NICE to see ourselves as others see us. The Scottish Parliament has just received a visit from the Association of European Journalists. One of them, an old pal of mine now living in London, has sent me an email: “It was so good to get away from the errors of Brexit as seen through the prism of Westminster and the South-East. Another world – and I suspect, one day perhaps quite soon, another country. The next time we meet, I’ll probably have to have my passport with me.”

True, in this era of political insanity, a semblance of normal life survives in Scotland. It is still only a partial political life: no foreign policy to speak of, no defence policy, barely half of an economic policy – and so on down the line. The last lack is an especially grievous one because sound financial administration is one of the best means for any government to influence its society and at the same time one of the clearest measures of its success. If it makes its country richer, this will be reflected in higher tax revenue, which can be used for better schools and hospitals or whatever else the people want. If on the other hand, as the Scottish Government hints, it is indifferent to wealth creation, especially through the operations of the capitalist system, all these benefits will remain beyond our reach.

The present Scottish alternative is to have the Government intervene much more directly in the allocation and distribution of resources, to an extent seldom seen in other countries. One example came to light last week with the confirmation from Derek Mackay, Cabinet Secretary for Finance, of plans for a Scottish National Investment Bank (SNIB) boasting a budget of £2 billion. Its prime aim is to foster strategic projects with “patient” long-term funding, in contrast to the demand in the world of casino capitalism for double-quick returns.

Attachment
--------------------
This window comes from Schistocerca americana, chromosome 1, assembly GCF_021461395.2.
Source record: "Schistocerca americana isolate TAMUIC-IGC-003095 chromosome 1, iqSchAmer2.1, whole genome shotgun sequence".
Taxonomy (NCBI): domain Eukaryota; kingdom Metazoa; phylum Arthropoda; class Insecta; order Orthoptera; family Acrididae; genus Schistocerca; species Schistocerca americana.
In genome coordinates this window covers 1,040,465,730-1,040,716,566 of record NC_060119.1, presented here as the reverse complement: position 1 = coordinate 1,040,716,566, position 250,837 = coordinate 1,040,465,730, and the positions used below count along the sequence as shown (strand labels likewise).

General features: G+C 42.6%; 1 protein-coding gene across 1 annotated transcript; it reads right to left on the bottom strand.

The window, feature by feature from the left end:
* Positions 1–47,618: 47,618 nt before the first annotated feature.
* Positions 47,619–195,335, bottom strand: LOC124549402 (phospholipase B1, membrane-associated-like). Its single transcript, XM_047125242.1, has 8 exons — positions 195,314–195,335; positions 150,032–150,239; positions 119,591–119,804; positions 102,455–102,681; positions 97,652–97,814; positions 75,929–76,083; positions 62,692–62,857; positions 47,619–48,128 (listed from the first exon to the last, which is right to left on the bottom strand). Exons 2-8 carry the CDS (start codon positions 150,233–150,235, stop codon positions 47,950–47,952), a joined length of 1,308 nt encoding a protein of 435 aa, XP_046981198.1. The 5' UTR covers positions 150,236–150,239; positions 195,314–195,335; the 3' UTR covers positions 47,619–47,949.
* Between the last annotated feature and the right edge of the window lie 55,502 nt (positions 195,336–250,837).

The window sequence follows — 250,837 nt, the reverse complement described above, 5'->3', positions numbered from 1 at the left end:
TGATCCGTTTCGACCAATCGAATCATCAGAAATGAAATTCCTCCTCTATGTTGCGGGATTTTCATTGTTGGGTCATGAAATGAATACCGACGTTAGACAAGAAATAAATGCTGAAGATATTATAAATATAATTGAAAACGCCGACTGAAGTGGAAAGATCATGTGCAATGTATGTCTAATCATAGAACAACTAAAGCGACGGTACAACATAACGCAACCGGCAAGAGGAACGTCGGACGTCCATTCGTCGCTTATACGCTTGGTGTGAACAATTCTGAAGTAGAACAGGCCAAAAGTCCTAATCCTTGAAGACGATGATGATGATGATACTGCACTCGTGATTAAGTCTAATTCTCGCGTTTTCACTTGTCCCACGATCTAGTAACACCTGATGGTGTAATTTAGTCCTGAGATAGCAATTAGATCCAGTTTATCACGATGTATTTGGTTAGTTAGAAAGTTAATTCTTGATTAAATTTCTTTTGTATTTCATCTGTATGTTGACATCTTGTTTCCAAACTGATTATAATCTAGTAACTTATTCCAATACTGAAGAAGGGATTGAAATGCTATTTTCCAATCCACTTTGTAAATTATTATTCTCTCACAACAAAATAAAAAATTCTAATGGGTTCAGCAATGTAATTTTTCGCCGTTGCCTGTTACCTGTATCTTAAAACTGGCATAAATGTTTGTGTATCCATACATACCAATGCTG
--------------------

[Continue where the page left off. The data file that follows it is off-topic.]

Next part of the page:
The First Minister, Nicola Sturgeon, had previously said: “The time for debating whether or not this is a good idea has passed. It is now time to get on with making it happen. We are determined now to move at pace.”

READ MORE: Plans for Scottish National Investment Bank backed by MSPs

None too soon. Scotland has today lost nearly all its big companies, leaving an economy of small and medium enterprises often ill-served by the inherited financing structures. Much of the economy used to be reliant on the Scottish banks which, as they hurtled down towards their own self-destruction, conceived the perverse plan of driving entrepreneurs out of business so their assets could be seized.

That phase of our banking history is happily passed, but still SMEs are often imperilled from their outset because they cannot generate enough revenue to cover the initial heavy cost of starting up. Too many go bust in their first year of operation, and nearly half do so by their fifth year. It is a glaring structural weakness of Scotland’s economy, not so far addressed by the private sector. Can the public sector do better?

SNIB will help us to find the answer. A skeleton structure is appearing now, and banking operations should be in full swing by next year. We would, of course, be foolish to expect dramatic results over such a short span of time. The weaknesses of the Scottish economy are too deep-seated. Just during 2019 we have seen three examples of projects in which SNIB might have taken part if it had already been up and running. Instead it was the Scottish Government itself, rather than an independent agency, that did the business, with close involvement right at the top from senior ministers.